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Begun during the Napoleonic Wars and completed in the 1860s, the vast defences of Western Heights were designed to protect Dover from French invasion.
Plans to fortify the hills above Dover were drawn up after war broke out with France in 1778. Standing on the Western Heights today, looking at the sweeping views over the town, harbour and castle and, on a fine day, the clear silhouette of the French coast, it is easy to understand why military planners saw the need to embark on this huge project.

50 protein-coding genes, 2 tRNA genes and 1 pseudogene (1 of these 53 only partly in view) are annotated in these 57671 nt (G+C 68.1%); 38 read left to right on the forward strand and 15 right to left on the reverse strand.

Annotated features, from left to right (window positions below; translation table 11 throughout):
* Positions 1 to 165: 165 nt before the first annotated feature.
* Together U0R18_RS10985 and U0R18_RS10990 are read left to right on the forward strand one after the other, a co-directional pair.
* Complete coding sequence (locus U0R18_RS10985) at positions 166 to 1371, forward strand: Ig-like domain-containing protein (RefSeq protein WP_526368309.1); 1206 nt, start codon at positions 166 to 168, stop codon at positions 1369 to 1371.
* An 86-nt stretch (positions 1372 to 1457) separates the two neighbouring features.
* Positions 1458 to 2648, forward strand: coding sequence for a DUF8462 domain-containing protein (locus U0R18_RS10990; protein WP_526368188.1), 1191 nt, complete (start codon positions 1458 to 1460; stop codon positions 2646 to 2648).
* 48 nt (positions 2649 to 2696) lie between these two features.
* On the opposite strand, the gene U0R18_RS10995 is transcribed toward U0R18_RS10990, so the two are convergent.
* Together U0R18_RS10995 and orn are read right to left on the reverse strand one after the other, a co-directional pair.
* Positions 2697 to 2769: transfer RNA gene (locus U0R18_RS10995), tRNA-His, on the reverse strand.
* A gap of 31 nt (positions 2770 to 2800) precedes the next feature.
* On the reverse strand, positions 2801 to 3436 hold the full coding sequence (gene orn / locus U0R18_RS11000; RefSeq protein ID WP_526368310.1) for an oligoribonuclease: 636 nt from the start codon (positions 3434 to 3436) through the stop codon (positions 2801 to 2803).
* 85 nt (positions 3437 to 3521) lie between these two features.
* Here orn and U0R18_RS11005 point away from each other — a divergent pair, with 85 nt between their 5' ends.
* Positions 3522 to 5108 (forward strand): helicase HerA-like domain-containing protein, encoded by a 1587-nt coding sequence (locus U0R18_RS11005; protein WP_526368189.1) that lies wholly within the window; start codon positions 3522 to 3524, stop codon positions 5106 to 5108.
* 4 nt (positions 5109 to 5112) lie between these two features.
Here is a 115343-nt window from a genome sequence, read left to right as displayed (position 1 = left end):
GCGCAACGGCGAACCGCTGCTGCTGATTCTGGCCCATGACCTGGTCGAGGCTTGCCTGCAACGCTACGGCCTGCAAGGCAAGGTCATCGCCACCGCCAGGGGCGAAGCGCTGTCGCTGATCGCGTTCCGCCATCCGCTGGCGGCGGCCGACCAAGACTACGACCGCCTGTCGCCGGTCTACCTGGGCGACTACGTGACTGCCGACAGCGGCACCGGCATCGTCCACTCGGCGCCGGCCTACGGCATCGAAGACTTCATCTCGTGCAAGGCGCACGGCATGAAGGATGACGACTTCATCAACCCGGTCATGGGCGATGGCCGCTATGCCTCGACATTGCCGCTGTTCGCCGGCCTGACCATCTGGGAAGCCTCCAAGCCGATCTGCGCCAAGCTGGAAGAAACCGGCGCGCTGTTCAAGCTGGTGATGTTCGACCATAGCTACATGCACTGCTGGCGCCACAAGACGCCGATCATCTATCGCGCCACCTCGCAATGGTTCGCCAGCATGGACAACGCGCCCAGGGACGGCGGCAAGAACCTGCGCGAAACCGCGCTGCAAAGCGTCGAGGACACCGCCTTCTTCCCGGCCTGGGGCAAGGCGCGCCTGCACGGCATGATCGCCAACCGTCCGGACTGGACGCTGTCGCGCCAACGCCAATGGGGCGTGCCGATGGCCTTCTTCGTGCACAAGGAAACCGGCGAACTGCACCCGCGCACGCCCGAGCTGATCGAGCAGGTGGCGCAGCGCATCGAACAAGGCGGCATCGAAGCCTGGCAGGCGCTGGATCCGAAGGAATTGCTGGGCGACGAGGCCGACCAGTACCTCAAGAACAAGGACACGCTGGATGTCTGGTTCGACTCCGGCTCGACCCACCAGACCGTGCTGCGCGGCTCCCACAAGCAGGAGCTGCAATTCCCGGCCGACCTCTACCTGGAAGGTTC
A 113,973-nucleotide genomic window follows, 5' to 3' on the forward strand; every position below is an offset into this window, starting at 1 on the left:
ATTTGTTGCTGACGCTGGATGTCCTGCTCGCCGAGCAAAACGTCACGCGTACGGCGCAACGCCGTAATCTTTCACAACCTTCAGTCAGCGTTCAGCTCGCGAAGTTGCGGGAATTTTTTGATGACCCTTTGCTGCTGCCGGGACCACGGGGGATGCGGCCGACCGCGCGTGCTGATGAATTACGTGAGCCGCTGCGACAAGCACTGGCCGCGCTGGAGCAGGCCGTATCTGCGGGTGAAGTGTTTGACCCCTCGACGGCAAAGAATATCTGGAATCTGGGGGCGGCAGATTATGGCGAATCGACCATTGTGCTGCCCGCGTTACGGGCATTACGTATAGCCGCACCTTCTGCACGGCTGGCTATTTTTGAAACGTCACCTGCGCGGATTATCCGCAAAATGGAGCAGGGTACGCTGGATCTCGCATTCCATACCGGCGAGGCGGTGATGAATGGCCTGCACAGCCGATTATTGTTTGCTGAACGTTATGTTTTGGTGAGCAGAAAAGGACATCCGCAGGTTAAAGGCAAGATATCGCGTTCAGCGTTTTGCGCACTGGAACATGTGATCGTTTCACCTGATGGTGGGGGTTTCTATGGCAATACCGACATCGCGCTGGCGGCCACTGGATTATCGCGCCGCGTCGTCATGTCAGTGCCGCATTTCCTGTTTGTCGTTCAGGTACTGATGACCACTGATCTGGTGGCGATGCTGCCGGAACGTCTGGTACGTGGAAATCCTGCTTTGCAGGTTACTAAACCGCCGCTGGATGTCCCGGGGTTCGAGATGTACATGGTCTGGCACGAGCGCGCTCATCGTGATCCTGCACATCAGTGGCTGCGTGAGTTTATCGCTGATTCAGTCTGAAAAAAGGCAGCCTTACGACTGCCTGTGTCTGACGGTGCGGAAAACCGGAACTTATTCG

The English Heritage properties – which form only a part of the extensive network of fortifications – are situated on the north side of the hill. They include the North Centre Bastion and the Drop Redoubt. ‘Redoubt’ means detached fort, and ‘The Drop’ was the name formerly given to the area in which it is situated.
Today there is no access to the fortifications, but it is possible to view the Drop Redoubt and the brick-lined ditches from adjacent footpaths.
In parts the defences are overgrown, but it is still possible to gain a good impression of the enormous scale and complexity of this defensive project.